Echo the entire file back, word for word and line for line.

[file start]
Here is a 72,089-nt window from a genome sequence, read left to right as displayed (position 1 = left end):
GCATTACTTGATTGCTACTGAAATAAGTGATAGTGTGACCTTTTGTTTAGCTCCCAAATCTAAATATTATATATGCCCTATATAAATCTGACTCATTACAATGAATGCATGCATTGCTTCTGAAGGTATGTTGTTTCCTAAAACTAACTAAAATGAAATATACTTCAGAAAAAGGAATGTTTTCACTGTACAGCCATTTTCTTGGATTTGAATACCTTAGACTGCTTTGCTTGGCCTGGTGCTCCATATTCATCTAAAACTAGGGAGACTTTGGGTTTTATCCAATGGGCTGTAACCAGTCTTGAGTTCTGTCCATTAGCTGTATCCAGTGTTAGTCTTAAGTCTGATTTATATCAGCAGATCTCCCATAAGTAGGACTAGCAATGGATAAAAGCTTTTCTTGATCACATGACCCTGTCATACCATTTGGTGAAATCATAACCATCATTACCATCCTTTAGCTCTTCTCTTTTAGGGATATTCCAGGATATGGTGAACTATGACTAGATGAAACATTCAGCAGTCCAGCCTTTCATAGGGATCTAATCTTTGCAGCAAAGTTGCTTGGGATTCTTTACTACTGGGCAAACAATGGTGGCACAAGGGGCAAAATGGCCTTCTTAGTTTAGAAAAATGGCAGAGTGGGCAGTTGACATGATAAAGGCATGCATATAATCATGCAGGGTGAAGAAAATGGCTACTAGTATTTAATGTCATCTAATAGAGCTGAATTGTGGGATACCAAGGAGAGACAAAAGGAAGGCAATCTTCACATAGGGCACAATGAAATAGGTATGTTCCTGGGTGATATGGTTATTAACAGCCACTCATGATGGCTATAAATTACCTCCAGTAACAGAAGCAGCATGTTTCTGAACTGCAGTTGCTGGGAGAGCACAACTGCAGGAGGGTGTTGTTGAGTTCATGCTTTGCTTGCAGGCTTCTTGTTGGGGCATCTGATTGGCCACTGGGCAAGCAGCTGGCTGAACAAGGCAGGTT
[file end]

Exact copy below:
Here is a 72,089-nt window from a genome sequence, read left to right as displayed (position 1 = left end):
GCATTACTTGATTGCTACTGAAATAAGTGATAGTGTGACCTTTTGTTTAGCTCCCAAATCTAAATATTATATATGCCCTATATAAATCTGACTCATTACAATGAATGCATGCATTGCTTCTGAAGGTATGTTGTTTCCTAAAACTAACTAAAATGAAATATACTTCAGAAAAAGGAATGTTTTCACTGTACAGCCATTTTCTTGGATTTGAATACCTTAGACTGCTTTGCTTGGCCTGGTGCTCCATATTCATCTAAAACTAGGGAGACTTTGGGTTTTATCCAATGGGCTGTAACCAGTCTTGAGTTCTGTCCATTAGCTGTATCCAGTGTTAGTCTTAAGTCTGATTTATATCAGCAGATCTCCCATAAGTAGGACTAGCAATGGATAAAAGCTTTTCTTGATCACATGACCCTGTCATACCATTTGGTGAAATCATAACCATCATTACCATCCTTTAGCTCTTCTCTTTTAGGGATATTCCAGGATATGGTGAACTATGACTAGATGAAACATTCAGCAGTCCAGCCTTTCATAGGGATCTAATCTTTGCAGCAAAGTTGCTTGGGATTCTTTACTACTGGGCAAACAATGGTGGCACAAGGGGCAAAATGGCCTTCTTAGTTTAGAAAAATGGCAGAGTGGGCAGTTGACATGATAAAGGCATGCATATAATCATGCAGGGTGAAGAAAATGGCTACTAGTATTTAATGTCATCTAATAGAGCTGAATTGTGGGATACCAAGGAGAGACAAAAGGAAGGCAATCTTCACATAGGGCACAATGAAATAGGTATGTTCCTGGGTGATATGGTTATTAACAGCCACTCATGATGGCTATAAATTACCTCCAGTAACAGAAGCAGCATGTTTCTGAACTGCAGTTGCTGGGAGAGCACAACTGCAGGAGGGTGTTGTTGAGTTCATGCTTTGCTTGCAGGCTTCTTGTTGGGGCATCTGATTGGCCACTGGGCAAGCAGCTGGCTGAACAAGGCAGGTT